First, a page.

Save on Career Education through Lorman Education
Our readers are offered a discount on Lorman seminars and courses. Check out their business, management and legal offers at this link to qualify for our discounts. They also offer green business training opportunities. Please visit http://www.lorman.com/training/CaliforniaGreenSolutions for a complete listing of courses. Register online or call Lorman at 866-352-9539.
Building for energy efficiency, water recycling, and reduced carbon footprint
San Francisco Public Utilities Commission (SFPUC) to demonstrate energy efficiency, water recycling, and reduced carbon footprint
KMD Architects' Demonstrates Energy Efficiency, Water Recycling and Reduced Carbon Footprint in Office Building
KMD Architects' design for a new 12-story headquarters for the San Francisco Public Utilities Commission (SFPUC) is expected to be a leader in demonstrating energy efficiency, water recycling, and reduced carbon footprint among major office buildings nationally, according to PUC officials.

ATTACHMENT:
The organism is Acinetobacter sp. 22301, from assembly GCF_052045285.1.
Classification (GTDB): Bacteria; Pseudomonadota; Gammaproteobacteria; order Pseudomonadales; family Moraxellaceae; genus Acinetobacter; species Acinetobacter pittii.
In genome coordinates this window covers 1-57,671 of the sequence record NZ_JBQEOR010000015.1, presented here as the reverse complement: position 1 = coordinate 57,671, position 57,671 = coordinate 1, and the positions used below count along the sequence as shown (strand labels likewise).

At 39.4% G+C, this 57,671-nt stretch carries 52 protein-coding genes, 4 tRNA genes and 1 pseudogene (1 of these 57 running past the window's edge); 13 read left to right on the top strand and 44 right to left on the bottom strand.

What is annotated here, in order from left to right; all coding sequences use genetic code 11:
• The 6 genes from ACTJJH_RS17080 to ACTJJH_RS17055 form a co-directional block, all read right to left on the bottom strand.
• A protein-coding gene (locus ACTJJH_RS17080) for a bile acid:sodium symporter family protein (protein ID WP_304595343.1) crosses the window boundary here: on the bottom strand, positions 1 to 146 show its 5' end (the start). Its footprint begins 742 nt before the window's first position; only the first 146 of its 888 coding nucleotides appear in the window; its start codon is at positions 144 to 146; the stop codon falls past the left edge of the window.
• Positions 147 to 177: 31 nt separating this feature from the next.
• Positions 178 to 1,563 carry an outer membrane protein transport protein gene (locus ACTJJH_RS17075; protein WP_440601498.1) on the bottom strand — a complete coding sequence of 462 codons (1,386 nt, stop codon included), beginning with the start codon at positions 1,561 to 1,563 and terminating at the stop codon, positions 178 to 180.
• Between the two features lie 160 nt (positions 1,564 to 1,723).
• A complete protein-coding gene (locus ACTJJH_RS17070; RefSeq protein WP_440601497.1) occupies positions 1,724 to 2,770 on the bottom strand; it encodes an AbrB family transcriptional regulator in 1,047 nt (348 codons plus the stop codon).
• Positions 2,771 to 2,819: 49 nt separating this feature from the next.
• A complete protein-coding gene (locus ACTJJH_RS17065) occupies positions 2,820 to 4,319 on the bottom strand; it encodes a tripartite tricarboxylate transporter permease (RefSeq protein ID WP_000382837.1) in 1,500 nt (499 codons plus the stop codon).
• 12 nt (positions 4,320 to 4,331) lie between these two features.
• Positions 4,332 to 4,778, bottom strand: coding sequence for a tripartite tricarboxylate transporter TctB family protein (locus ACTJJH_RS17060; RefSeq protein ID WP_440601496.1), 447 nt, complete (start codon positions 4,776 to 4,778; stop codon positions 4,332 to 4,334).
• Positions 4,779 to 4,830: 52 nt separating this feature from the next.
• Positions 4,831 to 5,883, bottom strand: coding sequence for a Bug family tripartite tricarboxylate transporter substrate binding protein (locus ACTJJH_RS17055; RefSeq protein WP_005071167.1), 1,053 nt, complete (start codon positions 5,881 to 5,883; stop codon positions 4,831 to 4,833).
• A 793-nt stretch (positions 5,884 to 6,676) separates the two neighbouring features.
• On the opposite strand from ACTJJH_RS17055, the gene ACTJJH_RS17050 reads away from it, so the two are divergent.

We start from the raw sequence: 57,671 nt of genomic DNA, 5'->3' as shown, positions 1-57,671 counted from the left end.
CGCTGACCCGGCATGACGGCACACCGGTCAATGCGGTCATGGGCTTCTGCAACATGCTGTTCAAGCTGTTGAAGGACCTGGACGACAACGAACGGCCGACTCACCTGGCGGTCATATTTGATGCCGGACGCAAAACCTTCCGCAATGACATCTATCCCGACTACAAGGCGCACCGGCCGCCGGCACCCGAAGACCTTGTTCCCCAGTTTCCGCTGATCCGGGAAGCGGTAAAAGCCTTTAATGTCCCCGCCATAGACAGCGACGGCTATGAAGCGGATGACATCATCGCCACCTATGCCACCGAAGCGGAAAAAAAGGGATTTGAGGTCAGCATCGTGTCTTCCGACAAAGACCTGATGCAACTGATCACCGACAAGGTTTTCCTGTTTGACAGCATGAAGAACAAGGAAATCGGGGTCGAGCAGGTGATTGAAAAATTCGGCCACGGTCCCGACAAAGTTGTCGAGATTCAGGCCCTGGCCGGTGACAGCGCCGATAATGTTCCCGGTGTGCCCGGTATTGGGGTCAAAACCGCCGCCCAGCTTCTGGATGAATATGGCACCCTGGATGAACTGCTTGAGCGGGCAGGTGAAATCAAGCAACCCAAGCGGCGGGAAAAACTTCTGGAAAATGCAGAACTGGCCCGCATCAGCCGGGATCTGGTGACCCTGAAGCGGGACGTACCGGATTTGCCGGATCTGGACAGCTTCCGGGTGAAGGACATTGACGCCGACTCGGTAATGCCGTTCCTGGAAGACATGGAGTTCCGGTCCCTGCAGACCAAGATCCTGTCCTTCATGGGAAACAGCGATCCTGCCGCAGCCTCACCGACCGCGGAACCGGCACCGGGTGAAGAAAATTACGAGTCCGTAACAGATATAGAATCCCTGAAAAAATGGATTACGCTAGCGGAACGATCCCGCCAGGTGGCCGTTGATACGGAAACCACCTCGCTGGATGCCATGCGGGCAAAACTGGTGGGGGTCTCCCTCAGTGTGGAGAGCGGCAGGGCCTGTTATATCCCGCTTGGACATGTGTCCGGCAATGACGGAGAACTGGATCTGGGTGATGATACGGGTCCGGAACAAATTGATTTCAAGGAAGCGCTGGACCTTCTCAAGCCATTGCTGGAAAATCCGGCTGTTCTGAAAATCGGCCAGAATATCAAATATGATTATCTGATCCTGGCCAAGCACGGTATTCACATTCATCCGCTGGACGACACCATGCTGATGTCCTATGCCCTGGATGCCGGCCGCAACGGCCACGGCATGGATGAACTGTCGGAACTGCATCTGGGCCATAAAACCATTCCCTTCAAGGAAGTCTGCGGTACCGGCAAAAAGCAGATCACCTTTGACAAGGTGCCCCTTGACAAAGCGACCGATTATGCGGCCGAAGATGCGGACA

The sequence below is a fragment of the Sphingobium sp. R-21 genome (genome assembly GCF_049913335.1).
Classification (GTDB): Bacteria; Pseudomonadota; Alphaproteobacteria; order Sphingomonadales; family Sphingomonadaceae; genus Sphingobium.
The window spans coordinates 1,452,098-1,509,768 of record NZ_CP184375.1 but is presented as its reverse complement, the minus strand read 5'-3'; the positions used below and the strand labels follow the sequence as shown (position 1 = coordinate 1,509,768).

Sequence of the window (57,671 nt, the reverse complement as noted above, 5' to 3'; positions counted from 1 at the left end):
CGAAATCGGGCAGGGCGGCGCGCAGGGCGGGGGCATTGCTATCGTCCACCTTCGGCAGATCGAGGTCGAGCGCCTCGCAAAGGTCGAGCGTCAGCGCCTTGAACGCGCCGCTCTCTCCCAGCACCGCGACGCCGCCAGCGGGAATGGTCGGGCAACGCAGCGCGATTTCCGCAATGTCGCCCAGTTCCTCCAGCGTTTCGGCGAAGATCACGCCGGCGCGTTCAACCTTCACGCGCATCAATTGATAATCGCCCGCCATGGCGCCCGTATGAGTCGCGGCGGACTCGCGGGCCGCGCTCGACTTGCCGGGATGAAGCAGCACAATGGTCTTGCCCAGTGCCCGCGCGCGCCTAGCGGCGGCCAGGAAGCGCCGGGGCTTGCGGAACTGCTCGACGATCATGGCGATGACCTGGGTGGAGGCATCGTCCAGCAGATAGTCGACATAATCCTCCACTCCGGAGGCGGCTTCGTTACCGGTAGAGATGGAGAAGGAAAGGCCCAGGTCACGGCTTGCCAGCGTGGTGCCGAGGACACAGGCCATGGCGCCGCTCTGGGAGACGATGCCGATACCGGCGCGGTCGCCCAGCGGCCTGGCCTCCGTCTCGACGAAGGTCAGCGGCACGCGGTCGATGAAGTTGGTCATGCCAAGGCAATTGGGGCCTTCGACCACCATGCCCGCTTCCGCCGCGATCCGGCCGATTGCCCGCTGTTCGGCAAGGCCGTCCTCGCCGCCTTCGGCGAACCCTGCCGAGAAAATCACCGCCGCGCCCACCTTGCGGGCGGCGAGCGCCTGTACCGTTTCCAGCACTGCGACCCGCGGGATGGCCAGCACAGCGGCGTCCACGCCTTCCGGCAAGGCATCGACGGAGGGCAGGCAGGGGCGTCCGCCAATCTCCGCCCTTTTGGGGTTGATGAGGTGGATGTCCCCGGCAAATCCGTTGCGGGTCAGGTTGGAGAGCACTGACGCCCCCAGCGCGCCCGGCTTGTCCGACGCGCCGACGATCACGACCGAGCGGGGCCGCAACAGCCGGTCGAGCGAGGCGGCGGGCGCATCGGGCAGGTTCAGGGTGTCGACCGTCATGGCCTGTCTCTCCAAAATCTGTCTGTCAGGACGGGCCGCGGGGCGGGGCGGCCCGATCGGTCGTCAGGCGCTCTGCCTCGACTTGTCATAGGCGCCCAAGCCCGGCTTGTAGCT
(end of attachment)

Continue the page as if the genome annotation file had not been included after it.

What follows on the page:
Dozens of wind turbines on the roof, solar panels embedded in outer walls, and a natural-cooling "thermal chimney" are among the features enabling the $178 million, 254,000 square foot structure to supply 40 percent of its own energy needs. On windy, sunlit days, it is designed to go off the power grid completely.
Planned to break ground at 525 Golden Gate Ave. near City Hall in 2008, the PUC headquarters will also employ advanced water-saving and water-recycling features. Faucet sensors, waterless urinals, and on-demand water heaters are designed to cut use to 5 gallons per occupant per day, compared to the average office building use of 25 gallons a day. A grey-water wastewater recycling system enables reuse of water from faucets and sinks in the building's toilets and the cooling system.
Design for Human Performance and Productivity
While water and power efficiencies were the PUC's primary goals, the new headquarters will also employ leading-edge design concepts for enhancing human performance. The building will utilize sun-filtering shades, new window-glazing materials, and other techniques to bring the benefits of natural daylight and views of greenspace that are have been shown to improve employee productivity and well-being.
According to KMD, the building is designed to exceed LEED Platinum requirements, and to exceed California's recently-instituted Title 24 requirements for energy efficiency in new office buildings by 60 percent.
Edited by Carolyn Allen